When a venture is formulated, two types of ventures emerge: ‘small and medium enterprise’ (SME) or an ‘Innovation-driven enterprise’ (IDE). What follows is a brief overview of the two types.
When to form a SME?
SMEs are usually started by a single person that serves a local market and sometimes grows into a medium-sized business over time. Rewards usually entail personal independence and a concurrent cash flow from the business. The amount of revenue and jobs are usually directly related to the money and resources that are injected into the business. Jobs created are usually non-tradable, meaning its geographically fixed in one area.
When to form an IDE?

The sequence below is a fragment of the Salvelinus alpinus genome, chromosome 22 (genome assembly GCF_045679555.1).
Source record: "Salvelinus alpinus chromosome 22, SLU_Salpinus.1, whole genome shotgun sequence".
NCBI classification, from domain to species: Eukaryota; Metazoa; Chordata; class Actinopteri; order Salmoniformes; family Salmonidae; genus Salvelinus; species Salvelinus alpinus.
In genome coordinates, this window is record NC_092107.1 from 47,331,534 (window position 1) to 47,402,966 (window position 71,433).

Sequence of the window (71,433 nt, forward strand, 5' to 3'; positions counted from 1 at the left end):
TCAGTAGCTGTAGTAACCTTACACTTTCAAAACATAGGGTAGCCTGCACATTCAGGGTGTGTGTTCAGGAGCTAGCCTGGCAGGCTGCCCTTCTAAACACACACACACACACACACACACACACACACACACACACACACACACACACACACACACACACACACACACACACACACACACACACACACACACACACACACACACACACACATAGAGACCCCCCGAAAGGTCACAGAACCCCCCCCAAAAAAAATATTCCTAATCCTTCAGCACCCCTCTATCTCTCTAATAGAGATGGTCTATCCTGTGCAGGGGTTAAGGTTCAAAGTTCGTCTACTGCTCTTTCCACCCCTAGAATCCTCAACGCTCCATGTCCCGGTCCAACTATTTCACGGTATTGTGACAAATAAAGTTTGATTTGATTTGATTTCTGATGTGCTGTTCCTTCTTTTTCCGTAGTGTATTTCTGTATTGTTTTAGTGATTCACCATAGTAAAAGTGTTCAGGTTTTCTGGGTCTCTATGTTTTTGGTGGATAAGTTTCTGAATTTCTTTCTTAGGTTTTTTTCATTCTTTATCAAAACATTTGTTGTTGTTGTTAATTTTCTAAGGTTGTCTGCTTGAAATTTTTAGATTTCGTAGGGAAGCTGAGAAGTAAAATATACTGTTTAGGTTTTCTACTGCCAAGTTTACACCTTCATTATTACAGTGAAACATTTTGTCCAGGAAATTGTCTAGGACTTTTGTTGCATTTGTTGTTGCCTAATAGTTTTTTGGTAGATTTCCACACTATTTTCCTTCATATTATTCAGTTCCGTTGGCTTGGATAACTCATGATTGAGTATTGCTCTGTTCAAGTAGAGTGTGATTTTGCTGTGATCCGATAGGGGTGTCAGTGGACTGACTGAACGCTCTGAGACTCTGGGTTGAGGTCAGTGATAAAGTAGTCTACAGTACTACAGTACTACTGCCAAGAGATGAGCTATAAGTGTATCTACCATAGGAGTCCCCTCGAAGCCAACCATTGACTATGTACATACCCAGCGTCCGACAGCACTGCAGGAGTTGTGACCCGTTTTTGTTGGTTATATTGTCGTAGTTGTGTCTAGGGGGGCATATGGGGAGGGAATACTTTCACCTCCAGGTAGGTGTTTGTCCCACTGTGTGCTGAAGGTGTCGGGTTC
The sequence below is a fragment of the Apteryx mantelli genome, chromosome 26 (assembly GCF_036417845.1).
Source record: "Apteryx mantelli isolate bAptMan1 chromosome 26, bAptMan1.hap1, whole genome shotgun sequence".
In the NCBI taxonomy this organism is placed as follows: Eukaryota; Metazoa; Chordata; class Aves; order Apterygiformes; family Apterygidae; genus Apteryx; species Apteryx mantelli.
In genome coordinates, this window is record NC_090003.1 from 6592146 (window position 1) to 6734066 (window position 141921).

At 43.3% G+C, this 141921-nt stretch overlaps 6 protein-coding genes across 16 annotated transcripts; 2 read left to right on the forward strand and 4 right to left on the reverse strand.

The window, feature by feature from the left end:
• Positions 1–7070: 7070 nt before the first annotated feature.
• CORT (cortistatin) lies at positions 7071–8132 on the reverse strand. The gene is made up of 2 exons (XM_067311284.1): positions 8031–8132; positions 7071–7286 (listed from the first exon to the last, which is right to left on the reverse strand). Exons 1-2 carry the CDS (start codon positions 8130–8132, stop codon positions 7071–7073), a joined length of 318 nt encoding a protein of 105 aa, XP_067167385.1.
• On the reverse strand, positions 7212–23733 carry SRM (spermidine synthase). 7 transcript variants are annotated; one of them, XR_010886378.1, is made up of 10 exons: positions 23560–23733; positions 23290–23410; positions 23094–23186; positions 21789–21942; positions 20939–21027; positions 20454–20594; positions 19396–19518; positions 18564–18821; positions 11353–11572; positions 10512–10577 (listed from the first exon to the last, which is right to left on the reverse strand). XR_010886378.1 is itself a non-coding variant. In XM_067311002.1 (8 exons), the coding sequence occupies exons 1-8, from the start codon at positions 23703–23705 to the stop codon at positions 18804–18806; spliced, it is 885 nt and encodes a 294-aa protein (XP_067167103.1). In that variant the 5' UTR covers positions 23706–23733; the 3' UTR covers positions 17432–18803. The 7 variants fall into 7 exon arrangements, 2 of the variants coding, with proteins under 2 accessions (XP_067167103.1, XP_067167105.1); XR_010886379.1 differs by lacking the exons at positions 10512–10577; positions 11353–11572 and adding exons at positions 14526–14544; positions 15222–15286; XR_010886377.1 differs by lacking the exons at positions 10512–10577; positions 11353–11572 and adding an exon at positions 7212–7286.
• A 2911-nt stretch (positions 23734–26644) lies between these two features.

IDEs on the other hand, are innovation driven. They take more risk and are more ambitious in serving markets that go beyond local markets, looking at regional and global penetration. They usually have a team of founders and use some form of technology, a unique process, business mode innovation or some other form of innovative ideas to gain a competitive advantage.
What makes IDE’s different?
Innovation driven enterprises exist exclusively to create wealth, even if it means giving up some control, such as equity. Meaning that the founding team will be willing to give away a portion of their ownership of the venture, in return for funding and/or expertise to grow and scale the venture even more. IDEs start slow but have exponential growth ones there is traction. Jobs created in IDEs are mostly tradable, meaning that they can be outsourced and are not geographically bound.
Looking at these differences, the question remains:
“Do your venture serve a local market to fulfil an immediate need, or is it innovation driven, looking at regional and global penetration?” The type of enterprise will pre-expose entrepreneurial intentions and the actions that will flow.